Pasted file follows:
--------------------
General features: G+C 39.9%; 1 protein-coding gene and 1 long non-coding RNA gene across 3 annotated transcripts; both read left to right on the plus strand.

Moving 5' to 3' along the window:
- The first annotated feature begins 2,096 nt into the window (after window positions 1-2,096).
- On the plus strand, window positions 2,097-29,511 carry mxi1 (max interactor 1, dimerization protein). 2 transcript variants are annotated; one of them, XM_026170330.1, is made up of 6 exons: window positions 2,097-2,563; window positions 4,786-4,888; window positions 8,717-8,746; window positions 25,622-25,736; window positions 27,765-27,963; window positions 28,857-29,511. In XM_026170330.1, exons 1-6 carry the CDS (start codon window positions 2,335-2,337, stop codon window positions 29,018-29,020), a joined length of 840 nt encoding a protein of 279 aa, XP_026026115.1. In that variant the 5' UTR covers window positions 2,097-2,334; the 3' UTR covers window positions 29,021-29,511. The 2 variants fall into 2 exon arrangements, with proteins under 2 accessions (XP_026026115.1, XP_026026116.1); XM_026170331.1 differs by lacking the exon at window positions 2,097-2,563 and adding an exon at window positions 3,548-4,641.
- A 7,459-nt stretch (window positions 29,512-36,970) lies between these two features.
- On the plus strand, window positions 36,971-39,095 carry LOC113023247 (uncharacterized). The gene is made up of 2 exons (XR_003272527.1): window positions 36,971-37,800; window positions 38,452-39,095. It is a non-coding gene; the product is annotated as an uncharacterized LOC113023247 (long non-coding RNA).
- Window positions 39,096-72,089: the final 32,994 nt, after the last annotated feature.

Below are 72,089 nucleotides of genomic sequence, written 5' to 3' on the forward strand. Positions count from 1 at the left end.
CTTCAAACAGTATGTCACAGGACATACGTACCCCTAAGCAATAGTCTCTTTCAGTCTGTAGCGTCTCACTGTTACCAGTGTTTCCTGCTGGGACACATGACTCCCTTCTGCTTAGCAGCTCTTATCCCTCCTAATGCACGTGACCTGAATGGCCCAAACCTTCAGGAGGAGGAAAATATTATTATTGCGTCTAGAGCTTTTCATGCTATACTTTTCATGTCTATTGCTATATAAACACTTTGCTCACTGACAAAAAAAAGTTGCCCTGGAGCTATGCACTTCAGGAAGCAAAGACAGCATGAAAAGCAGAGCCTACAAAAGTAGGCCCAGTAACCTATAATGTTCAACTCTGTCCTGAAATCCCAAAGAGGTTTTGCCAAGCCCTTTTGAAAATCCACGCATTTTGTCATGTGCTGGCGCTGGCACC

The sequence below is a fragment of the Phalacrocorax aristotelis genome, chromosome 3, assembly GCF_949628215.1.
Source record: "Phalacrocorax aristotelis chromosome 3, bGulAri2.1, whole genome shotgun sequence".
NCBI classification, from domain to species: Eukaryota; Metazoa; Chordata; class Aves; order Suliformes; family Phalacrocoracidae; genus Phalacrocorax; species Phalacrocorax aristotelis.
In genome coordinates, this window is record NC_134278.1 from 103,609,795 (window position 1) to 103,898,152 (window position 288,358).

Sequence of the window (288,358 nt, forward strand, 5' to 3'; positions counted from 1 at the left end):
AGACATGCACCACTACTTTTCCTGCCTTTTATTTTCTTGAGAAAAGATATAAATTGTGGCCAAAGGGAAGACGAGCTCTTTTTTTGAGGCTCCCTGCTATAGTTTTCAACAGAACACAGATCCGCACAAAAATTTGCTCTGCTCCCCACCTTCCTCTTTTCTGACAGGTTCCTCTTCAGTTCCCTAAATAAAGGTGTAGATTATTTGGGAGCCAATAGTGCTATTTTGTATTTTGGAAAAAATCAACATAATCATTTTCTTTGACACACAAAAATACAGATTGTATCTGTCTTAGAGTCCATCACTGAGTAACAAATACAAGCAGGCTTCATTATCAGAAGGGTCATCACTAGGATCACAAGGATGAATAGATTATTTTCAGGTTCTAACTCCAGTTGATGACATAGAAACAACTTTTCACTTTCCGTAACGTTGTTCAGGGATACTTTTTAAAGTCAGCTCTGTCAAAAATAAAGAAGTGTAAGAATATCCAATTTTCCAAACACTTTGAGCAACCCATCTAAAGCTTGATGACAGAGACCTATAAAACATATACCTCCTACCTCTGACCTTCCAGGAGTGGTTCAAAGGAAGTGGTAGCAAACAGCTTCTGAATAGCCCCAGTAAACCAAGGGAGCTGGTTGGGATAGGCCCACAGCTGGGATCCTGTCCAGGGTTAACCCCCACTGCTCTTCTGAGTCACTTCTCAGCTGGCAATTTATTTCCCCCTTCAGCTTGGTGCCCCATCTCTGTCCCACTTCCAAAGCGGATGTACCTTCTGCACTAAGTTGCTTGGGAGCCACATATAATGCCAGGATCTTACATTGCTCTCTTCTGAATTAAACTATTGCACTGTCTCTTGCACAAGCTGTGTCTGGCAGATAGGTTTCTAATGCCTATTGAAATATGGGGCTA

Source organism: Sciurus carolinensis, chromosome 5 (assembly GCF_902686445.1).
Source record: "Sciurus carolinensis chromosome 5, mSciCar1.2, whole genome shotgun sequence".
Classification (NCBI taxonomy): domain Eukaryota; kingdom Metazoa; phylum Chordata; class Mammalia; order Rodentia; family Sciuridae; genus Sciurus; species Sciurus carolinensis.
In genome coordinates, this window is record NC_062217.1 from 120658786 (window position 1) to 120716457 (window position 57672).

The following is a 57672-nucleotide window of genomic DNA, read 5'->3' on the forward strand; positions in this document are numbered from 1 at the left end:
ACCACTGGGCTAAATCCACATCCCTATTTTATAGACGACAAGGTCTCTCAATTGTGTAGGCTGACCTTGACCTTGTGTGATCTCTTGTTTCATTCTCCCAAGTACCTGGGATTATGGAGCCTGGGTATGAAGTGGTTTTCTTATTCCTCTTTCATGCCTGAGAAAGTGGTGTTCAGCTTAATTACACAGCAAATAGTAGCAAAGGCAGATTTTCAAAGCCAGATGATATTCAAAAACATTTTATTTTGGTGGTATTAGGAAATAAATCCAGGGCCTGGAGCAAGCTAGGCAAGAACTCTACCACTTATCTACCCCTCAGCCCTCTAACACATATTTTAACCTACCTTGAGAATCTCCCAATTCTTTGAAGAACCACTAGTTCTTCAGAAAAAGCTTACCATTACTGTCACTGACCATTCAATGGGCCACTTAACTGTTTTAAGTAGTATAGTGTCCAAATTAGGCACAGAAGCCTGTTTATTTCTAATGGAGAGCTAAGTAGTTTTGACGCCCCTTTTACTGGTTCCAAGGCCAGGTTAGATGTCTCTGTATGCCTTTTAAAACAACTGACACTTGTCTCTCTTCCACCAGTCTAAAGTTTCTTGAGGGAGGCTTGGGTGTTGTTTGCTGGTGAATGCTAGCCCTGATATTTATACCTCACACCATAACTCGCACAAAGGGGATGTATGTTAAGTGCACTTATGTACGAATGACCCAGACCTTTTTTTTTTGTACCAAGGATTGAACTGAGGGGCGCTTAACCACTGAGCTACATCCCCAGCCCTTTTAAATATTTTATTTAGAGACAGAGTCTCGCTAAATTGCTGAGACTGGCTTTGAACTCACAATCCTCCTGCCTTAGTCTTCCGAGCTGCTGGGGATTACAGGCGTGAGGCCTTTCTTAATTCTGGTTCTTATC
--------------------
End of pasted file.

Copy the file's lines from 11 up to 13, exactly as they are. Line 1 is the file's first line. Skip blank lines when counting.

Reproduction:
Source record: "Phalacrocorax aristotelis chromosome 3, bGulAri2.1, whole genome shotgun sequence".
NCBI classification, from domain to species: Eukaryota; Metazoa; Chordata; class Aves; order Suliformes; family Phalacrocoracidae; genus Phalacrocorax; species Phalacrocorax aristotelis.
In genome coordinates, this window is record NC_134278.1 from 103,609,795 (window position 1) to 103,898,152 (window position 288,358).